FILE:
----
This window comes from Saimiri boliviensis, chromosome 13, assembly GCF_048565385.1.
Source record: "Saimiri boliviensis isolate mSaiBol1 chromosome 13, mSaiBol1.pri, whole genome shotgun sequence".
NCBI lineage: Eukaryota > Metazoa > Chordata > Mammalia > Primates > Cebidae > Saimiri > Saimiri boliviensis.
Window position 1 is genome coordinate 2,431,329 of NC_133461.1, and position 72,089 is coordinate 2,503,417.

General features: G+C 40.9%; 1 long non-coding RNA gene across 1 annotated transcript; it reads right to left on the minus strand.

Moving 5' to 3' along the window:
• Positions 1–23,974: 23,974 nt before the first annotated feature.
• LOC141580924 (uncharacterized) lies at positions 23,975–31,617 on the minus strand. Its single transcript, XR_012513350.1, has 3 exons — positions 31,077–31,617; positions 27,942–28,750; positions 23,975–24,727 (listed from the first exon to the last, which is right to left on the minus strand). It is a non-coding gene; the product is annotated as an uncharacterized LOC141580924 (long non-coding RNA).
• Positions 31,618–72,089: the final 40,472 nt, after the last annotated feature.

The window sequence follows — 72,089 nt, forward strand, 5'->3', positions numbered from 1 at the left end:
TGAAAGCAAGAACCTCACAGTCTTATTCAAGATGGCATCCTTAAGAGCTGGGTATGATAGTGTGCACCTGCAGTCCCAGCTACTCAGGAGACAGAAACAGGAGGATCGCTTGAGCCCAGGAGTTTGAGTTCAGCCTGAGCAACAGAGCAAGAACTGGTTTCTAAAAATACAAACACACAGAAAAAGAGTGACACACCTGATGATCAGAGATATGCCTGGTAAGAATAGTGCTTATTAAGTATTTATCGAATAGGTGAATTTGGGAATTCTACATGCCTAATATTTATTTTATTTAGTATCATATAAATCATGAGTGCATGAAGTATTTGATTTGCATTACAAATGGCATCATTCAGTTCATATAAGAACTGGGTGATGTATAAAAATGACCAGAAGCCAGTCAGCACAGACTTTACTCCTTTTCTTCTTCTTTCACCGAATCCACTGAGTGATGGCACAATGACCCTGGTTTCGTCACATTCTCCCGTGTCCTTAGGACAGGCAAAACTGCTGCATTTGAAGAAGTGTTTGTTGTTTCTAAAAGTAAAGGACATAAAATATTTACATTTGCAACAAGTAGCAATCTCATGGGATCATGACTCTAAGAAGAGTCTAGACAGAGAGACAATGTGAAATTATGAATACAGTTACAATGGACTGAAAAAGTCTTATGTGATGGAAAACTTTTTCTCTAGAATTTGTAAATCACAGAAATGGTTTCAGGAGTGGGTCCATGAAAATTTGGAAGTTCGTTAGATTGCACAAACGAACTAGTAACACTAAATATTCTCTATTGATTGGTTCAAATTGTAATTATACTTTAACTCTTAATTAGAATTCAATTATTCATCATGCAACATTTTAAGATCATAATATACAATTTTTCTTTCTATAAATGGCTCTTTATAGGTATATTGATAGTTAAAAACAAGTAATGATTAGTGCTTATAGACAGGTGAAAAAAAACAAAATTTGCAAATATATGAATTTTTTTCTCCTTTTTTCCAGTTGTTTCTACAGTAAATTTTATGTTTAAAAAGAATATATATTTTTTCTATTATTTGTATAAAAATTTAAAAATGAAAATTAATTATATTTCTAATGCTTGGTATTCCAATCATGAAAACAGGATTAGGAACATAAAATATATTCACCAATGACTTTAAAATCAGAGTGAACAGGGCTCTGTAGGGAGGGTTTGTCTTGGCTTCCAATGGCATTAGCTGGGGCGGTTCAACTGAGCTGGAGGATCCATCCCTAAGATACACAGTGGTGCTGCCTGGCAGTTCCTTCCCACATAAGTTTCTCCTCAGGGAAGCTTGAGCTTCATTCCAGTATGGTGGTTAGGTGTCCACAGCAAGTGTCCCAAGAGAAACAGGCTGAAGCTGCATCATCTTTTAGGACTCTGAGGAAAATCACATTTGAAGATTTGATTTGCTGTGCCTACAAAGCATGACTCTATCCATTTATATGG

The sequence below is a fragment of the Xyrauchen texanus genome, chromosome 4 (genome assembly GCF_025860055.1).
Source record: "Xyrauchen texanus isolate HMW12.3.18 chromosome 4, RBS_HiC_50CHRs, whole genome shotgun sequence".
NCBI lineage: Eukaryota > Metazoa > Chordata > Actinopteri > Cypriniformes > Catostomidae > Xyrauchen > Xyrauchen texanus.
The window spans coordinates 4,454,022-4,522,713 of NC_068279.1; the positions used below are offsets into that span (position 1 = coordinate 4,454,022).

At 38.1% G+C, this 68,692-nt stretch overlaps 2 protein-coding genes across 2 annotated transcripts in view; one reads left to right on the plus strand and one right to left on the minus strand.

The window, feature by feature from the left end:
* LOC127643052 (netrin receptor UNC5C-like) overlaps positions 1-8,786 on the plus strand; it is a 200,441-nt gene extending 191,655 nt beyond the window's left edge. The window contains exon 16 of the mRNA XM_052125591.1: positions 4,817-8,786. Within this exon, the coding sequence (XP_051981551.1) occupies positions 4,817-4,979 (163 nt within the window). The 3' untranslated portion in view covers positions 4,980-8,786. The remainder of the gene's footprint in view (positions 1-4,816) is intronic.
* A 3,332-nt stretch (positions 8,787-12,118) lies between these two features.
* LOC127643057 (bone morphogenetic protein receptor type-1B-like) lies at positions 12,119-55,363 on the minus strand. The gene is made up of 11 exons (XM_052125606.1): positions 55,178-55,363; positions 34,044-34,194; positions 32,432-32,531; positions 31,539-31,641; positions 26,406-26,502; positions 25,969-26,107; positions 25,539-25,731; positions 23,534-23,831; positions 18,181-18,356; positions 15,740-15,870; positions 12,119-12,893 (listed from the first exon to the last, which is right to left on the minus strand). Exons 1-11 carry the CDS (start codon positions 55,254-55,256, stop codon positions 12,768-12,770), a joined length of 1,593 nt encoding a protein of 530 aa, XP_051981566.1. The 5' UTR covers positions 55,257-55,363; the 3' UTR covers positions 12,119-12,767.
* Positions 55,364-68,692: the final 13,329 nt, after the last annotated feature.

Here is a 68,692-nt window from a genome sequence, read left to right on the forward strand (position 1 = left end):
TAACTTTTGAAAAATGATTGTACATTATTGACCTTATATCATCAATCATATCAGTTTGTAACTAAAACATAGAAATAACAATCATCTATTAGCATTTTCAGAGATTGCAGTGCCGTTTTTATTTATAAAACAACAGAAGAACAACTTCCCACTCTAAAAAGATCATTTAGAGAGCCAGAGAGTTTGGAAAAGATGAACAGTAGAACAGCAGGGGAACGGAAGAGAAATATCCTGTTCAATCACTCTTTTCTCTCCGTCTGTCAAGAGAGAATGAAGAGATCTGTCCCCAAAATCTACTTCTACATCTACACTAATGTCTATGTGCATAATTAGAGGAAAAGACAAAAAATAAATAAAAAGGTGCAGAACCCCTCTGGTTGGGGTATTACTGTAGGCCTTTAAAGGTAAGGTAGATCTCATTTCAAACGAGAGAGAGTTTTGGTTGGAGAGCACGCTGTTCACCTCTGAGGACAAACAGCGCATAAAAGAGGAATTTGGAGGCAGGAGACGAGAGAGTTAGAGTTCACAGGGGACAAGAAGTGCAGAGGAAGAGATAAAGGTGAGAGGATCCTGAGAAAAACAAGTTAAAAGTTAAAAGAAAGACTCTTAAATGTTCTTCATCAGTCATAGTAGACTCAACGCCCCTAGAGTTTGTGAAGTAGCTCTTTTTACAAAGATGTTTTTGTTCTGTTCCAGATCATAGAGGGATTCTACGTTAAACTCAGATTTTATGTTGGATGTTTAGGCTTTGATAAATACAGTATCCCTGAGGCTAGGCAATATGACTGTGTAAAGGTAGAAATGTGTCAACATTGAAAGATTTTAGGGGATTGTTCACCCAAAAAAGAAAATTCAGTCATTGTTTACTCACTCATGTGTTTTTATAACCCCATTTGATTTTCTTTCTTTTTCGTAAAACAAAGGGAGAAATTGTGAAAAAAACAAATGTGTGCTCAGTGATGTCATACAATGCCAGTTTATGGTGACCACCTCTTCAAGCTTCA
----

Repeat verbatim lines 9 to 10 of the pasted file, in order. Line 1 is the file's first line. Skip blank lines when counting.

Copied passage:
• Positions 31,618–72,089: the final 40,472 nt, after the last annotated feature.

The window sequence follows — 72,089 nt, forward strand, 5'->3', positions numbered from 1 at the left end: